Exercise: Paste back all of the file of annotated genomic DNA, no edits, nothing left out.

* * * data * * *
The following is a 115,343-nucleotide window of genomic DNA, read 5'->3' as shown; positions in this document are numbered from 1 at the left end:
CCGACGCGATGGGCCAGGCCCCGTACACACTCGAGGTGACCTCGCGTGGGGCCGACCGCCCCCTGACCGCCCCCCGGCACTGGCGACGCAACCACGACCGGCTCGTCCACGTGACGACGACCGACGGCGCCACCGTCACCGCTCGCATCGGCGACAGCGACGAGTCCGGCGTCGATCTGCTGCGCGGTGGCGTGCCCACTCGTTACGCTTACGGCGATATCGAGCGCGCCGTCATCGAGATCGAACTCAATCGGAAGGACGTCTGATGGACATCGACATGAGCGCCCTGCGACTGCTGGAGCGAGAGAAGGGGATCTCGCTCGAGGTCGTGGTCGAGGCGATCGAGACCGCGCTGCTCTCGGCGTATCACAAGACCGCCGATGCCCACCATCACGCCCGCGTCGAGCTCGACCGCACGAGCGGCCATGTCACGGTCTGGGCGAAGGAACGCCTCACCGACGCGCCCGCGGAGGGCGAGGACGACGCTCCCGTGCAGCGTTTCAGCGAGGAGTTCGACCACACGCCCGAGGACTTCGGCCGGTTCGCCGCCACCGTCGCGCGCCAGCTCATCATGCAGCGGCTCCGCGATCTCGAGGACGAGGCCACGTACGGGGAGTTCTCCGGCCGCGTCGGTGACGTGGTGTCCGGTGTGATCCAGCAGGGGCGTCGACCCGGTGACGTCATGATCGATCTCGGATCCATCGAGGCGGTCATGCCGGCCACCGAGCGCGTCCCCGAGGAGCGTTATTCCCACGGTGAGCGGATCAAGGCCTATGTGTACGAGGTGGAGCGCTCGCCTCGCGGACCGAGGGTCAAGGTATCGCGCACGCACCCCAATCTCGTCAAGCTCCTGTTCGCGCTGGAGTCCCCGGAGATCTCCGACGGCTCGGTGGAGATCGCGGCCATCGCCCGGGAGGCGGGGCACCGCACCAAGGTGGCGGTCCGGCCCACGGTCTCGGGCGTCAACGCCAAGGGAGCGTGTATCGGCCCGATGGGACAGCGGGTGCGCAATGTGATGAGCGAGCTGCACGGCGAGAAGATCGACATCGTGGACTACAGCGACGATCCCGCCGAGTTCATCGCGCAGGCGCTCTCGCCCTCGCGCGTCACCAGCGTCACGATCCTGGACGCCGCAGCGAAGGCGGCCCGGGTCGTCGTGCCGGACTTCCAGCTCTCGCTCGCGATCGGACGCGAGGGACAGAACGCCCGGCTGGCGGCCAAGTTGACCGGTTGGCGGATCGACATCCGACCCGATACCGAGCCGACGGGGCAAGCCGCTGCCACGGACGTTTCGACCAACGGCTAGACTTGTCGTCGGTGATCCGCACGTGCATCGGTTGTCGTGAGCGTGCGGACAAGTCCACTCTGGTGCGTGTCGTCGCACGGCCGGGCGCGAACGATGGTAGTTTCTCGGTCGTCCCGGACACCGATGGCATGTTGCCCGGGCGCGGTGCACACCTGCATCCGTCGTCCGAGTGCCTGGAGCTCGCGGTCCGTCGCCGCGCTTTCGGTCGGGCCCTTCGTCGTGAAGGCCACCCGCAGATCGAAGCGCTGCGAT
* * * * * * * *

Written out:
The following is a 115,343-nucleotide window of genomic DNA, read 5'->3' as shown; positions in this document are numbered from 1 at the left end:
CCGACGCGATGGGCCAGGCCCCGTACACACTCGAGGTGACCTCGCGTGGGGCCGACCGCCCCCTGACCGCCCCCCGGCACTGGCGACGCAACCACGACCGGCTCGTCCACGTGACGACGACCGACGGCGCCACCGTCACCGCTCGCATCGGCGACAGCGACGAGTCCGGCGTCGATCTGCTGCGCGGTGGCGTGCCCACTCGTTACGCTTACGGCGATATCGAGCGCGCCGTCATCGAGATCGAACTCAATCGGAAGGACGTCTGATGGACATCGACATGAGCGCCCTGCGACTGCTGGAGCGAGAGAAGGGGATCTCGCTCGAGGTCGTGGTCGAGGCGATCGAGACCGCGCTGCTCTCGGCGTATCACAAGACCGCCGATGCCCACCATCACGCCCGCGTCGAGCTCGACCGCACGAGCGGCCATGTCACGGTCTGGGCGAAGGAACGCCTCACCGACGCGCCCGCGGAGGGCGAGGACGACGCTCCCGTGCAGCGTTTCAGCGAGGAGTTCGACCACACGCCCGAGGACTTCGGCCGGTTCGCCGCCACCGTCGCGCGCCAGCTCATCATGCAGCGGCTCCGCGATCTCGAGGACGAGGCCACGTACGGGGAGTTCTCCGGCCGCGTCGGTGACGTGGTGTCCGGTGTGATCCAGCAGGGGCGTCGACCCGGTGACGTCATGATCGATCTCGGATCCATCGAGGCGGTCATGCCGGCCACCGAGCGCGTCCCCGAGGAGCGTTATTCCCACGGTGAGCGGATCAAGGCCTATGTGTACGAGGTGGAGCGCTCGCCTCGCGGACCGAGGGTCAAGGTATCGCGCACGCACCCCAATCTCGTCAAGCTCCTGTTCGCGCTGGAGTCCCCGGAGATCTCCGACGGCTCGGTGGAGATCGCGGCCATCGCCCGGGAGGCGGGGCACCGCACCAAGGTGGCGGTCCGGCCCACGGTCTCGGGCGTCAACGCCAAGGGAGCGTGTATCGGCCCGATGGGACAGCGGGTGCGCAATGTGATGAGCGAGCTGCACGGCGAGAAGATCGACATCGTGGACTACAGCGACGATCCCGCCGAGTTCATCGCGCAGGCGCTCTCGCCCTCGCGCGTCACCAGCGTCACGATCCTGGACGCCGCAGCGAAGGCGGCCCGGGTCGTCGTGCCGGACTTCCAGCTCTCGCTCGCGATCGGACGCGAGGGACAGAACGCCCGGCTGGCGGCCAAGTTGACCGGTTGGCGGATCGACATCCGACCCGATACCGAGCCGACGGGGCAAGCCGCTGCCACGGACGTTTCGACCAACGGCTAGACTTGTCGTCGGTGATCCGCACGTGCATCGGTTGTCGTGAGCGTGCGGACAAGTCCACTCTGGTGCGTGTCGTCGCACGGCCGGGCGCGAACGATGGTAGTTTCTCGGTCGTCCCGGACACCGATGGCATGTTGCCCGGGCGCGGTGCACACCTGCATCCGTCGTCCGAGTGCCTGGAGCTCGCGGTCCGTCGCCGCGCTTTCGGTCGGGCCCTTCGTCGTGAAGGCCACCCGCAGATCGAAGCGCTGCGAT